SIR, — There appears to be a wide divergence between the views of Dennis Owen and Philip Webster (Herts Advertiser letters, September 25 and October 2) with regard to the traffic that often struggles through St Peter s Street, St Albans. One longing for a
SIR, - There appears to be a wide divergence between the views of Dennis Owen and Philip Webster (Herts Advertiser letters, September 25 and October 2) with regard to the traffic that often struggles through St Peter's Street, St Albans. One longing for a calm and orderly thoroughfare, and another defending the right to open access for every properly-licensed and insured vehicle.
One cause of obstruction may be the number of large vehicles transiting the city and blocking St Peter's Street. Following the last major survey of the city and its traffic flows, signs stating "No Access for goods vehicles over maximum gross weight of 7.5 tonnes except for loading/unloading" were placed at all the strategic access points around the city. These signs are still in place and although mandatory are to my knowledge never enforced, thus goods vehicles over 7.5T often take a short cut by transiting the city illegally and with impunity.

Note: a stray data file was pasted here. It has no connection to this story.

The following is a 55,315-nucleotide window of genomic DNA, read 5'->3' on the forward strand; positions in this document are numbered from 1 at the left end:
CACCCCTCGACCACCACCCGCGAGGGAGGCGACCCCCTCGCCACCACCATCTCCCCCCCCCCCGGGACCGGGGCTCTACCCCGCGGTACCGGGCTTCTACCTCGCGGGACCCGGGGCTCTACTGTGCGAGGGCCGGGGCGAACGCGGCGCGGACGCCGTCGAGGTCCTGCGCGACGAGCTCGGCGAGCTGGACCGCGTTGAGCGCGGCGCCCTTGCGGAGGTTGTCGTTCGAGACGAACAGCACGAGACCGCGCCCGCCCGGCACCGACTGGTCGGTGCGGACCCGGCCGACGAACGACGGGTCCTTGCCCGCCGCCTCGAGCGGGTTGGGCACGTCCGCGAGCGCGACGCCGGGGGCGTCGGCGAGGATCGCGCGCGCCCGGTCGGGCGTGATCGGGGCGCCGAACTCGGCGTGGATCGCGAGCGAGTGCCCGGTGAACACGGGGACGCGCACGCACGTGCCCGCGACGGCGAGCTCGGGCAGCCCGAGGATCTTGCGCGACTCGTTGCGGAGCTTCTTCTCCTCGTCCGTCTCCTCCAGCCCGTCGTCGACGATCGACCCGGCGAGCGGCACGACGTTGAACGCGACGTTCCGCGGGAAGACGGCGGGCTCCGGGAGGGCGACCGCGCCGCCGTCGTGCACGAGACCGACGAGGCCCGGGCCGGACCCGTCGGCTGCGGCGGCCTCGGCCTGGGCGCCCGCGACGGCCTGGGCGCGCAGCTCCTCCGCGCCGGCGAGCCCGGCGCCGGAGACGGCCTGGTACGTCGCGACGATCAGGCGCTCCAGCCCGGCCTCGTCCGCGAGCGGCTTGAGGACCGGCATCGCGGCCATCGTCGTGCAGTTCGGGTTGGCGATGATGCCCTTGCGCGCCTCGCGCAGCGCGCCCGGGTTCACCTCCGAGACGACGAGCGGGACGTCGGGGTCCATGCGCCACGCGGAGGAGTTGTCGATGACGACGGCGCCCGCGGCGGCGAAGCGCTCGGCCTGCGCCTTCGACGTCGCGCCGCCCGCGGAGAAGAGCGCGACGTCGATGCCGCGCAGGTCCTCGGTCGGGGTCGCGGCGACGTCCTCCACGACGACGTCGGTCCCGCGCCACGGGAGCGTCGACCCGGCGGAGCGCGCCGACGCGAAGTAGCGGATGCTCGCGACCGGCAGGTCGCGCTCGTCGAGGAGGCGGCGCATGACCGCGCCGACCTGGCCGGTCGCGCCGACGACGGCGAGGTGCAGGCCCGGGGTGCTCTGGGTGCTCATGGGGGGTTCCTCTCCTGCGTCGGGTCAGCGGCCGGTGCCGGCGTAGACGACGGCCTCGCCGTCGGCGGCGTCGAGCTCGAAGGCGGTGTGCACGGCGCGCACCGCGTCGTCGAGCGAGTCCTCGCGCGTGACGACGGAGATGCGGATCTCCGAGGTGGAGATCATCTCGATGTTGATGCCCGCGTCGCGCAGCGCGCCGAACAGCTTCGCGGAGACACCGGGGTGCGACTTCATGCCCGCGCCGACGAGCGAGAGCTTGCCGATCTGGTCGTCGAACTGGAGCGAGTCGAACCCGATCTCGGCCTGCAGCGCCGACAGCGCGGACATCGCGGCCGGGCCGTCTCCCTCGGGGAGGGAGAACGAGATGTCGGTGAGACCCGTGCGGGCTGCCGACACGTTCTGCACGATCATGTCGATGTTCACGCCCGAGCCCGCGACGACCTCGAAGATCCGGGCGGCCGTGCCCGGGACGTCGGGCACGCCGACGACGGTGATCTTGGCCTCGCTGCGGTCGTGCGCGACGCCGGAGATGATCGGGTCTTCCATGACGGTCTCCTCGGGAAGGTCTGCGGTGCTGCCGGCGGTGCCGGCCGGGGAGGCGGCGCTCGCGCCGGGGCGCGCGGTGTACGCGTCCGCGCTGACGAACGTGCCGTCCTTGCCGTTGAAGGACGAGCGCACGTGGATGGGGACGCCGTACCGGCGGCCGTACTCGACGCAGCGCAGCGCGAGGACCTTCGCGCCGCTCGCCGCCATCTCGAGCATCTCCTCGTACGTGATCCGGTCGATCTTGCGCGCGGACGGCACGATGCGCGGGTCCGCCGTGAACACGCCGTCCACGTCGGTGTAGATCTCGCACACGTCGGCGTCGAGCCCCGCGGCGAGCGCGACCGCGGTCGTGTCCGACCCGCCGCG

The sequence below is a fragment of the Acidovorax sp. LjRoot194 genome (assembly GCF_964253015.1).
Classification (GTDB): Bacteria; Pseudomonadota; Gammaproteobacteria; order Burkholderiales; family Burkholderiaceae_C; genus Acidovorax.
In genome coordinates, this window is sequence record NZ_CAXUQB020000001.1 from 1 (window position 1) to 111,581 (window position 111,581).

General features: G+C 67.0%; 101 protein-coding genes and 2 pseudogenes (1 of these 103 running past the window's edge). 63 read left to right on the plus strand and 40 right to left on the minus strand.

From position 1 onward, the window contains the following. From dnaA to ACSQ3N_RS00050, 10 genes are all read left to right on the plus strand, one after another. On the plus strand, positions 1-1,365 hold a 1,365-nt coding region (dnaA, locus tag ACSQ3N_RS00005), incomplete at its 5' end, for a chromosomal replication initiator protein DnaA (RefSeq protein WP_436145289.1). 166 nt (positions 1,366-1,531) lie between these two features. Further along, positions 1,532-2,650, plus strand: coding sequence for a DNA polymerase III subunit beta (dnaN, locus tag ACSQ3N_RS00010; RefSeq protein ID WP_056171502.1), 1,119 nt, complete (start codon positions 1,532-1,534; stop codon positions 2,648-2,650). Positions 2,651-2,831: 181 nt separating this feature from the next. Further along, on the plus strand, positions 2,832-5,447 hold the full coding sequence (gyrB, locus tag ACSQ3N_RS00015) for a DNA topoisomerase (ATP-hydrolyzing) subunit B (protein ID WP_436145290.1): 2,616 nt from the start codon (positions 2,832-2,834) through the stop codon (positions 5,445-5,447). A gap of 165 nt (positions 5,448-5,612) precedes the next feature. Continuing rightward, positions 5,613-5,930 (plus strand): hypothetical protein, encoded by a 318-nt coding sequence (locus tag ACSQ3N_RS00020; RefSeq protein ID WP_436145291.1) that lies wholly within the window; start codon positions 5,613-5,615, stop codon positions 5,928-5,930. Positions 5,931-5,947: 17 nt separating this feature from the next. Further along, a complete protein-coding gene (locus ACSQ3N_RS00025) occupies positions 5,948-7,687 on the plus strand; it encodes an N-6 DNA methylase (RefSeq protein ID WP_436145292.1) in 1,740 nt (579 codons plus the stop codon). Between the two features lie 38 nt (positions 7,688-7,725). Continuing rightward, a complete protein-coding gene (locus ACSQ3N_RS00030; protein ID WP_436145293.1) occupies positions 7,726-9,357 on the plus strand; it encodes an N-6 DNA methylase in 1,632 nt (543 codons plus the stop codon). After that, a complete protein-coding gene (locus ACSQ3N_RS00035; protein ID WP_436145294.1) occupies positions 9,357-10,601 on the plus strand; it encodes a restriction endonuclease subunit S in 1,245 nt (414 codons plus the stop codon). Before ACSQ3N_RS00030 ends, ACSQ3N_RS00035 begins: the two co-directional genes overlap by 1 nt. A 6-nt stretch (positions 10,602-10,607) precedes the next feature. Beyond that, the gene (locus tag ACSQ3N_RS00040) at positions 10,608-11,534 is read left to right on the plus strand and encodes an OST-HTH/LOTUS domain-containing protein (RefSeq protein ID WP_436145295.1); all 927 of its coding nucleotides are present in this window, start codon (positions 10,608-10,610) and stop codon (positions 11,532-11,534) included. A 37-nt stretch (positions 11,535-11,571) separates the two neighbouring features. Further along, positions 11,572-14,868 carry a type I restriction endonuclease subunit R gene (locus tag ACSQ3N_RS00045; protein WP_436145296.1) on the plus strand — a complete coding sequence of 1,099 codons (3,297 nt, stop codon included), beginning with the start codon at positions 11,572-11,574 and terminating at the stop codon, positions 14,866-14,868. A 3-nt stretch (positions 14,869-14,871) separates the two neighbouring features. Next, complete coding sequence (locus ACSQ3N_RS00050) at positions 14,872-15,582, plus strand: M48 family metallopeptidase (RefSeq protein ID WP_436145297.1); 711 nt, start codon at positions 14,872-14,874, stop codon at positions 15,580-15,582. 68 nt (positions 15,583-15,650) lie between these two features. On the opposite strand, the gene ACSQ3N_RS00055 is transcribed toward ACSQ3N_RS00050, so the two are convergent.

As gps systems become more sophisticated and universal surely it would not be too difficult for such systems installed on vehicles to allow the input of the type and size of the host vehicle. These gps systems would then divert vehicles without a destination address in the city centre away from the city by not suggesting routes that ignore the 7.5T restriction signs.
The Peahen crossroads junction has for many years been one of the country's busiest with traffic transiting the city from east to west and from north to south. With the advance of new technologies, sensible access controls and parking restriction, we shall perhaps find a way to turn St Peter's Street into a much less chaotic place.
Church Crescent, St Albans.